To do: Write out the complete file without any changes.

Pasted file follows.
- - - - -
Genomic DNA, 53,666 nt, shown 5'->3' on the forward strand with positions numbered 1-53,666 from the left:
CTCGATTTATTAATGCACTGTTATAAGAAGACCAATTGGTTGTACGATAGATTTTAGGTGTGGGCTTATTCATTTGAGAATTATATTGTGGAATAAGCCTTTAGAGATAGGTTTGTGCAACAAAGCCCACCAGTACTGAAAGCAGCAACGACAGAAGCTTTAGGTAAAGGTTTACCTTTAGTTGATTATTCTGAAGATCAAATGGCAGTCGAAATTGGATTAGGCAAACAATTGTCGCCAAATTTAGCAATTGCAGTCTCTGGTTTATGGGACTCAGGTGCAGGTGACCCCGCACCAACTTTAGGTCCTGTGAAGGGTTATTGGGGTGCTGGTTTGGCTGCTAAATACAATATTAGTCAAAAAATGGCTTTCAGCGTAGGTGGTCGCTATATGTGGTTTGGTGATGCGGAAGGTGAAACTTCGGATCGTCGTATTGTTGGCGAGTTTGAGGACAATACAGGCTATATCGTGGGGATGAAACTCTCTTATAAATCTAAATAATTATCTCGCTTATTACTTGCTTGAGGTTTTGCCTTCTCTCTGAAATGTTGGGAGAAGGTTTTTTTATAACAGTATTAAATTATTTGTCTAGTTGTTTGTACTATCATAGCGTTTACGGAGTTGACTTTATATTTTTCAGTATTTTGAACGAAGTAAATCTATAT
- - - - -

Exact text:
Genomic DNA, 53,666 nt, shown 5'->3' on the forward strand with positions numbered 1-53,666 from the left:
CTCGATTTATTAATGCACTGTTATAAGAAGACCAATTGGTTGTACGATAGATTTTAGGTGTGGGCTTATTCATTTGAGAATTATATTGTGGAATAAGCCTTTAGAGATAGGTTTGTGCAACAAAGCCCACCAGTACTGAAAGCAGCAACGACAGAAGCTTTAGGTAAAGGTTTACCTTTAGTTGATTATTCTGAAGATCAAATGGCAGTCGAAATTGGATTAGGCAAACAATTGTCGCCAAATTTAGCAATTGCAGTCTCTGGTTTATGGGACTCAGGTGCAGGTGACCCCGCACCAACTTTAGGTCCTGTGAAGGGTTATTGGGGTGCTGGTTTGGCTGCTAAATACAATATTAGTCAAAAAATGGCTTTCAGCGTAGGTGGTCGCTATATGTGGTTTGGTGATGCGGAAGGTGAAACTTCGGATCGTCGTATTGTTGGCGAGTTTGAGGACAATACAGGCTATATCGTGGGGATGAAACTCTCTTATAAATCTAAATAATTATCTCGCTTATTACTTGCTTGAGGTTTTGCCTTCTCTCTGAAATGTTGGGAGAAGGTTTTTTTATAACAGTATTAAATTATTTGTCTAGTTGTTTGTACTATCATAGCGTTTACGGAGTTGACTTTATATTTTTCAGTATTTTGAACGAAGTAAATCTATAT